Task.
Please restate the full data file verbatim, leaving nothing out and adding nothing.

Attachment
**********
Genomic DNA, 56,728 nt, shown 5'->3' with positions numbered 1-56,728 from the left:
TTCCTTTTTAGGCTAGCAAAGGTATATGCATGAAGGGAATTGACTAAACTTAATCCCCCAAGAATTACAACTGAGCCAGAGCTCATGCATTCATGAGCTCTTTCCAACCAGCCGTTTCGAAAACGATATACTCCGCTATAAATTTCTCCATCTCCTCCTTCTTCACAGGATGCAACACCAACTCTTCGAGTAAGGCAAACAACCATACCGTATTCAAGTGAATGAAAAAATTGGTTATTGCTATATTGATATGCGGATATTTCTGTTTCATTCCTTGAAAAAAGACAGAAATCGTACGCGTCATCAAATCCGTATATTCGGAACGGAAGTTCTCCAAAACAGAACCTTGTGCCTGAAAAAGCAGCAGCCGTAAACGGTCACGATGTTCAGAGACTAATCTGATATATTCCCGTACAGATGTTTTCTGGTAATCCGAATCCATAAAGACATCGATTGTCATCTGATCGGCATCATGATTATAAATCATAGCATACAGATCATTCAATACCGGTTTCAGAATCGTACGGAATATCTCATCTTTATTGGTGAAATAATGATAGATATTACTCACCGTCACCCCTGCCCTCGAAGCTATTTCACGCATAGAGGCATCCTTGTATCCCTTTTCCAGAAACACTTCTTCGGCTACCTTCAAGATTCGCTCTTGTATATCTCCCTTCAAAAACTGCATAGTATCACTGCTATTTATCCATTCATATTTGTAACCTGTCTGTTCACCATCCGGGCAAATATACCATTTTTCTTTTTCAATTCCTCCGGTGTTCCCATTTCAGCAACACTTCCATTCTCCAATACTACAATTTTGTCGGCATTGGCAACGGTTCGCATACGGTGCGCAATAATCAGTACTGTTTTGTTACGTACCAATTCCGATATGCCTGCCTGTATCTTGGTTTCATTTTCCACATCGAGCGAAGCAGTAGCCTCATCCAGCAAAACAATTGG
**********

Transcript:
Genomic DNA, 56,728 nt, shown 5'->3' with positions numbered 1-56,728 from the left:
TTCCTTTTTAGGCTAGCAAAGGTATATGCATGAAGGGAATTGACTAAACTTAATCCCCCAAGAATTACAACTGAGCCAGAGCTCATGCATTCATGAGCTCTTTCCAACCAGCCGTTTCGAAAACGATATACTCCGCTATAAATTTCTCCATCTCCTCCTTCTTCACAGGATGCAACACCAACTCTTCGAGTAAGGCAAACAACCATACCGTATTCAAGTGAATGAAAAAATTGGTTATTGCTATATTGATATGCGGATATTTCTGTTTCATTCCTTGAAAAAAGACAGAAATCGTACGCGTCATCAAATCCGTATATTCGGAACGGAAGTTCTCCAAAACAGAACCTTGTGCCTGAAAAAGCAGCAGCCGTAAACGGTCACGATGTTCAGAGACTAATCTGATATATTCCCGTACAGATGTTTTCTGGTAATCCGAATCCATAAAGACATCGATTGTCATCTGATCGGCATCATGATTATAAATCATAGCATACAGATCATTCAATACCGGTTTCAGAATCGTACGGAATATCTCATCTTTATTGGTGAAATAATGATAGATATTACTCACCGTCACCCCTGCCCTCGAAGCTATTTCACGCATAGAGGCATCCTTGTATCCCTTTTCCAGAAACACTTCTTCGGCTACCTTCAAGATTCGCTCTTGTATATCTCCCTTCAAAAACTGCATAGTATCACTGCTATTTATCCATTCATATTTGTAACCTGTCTGTTCACCATCCGGGCAAATATACCATTTTTCTTTTTCAATTCCTCCGGTGTTCCCATTTCAGCAACACTTCCATTCTCCAATACTACAATTTTGTCGGCATTGGCAACGGTTCGCATACGGTGCGCAATAATCAGTACTGTTTTGTTACGTACCAATTCCGATATGCCTGCCTGTATCTTGGTTTCATTTTCCACATCGAGCGAAGCAGTAGCCTCATCCAGCAAAACAATTGG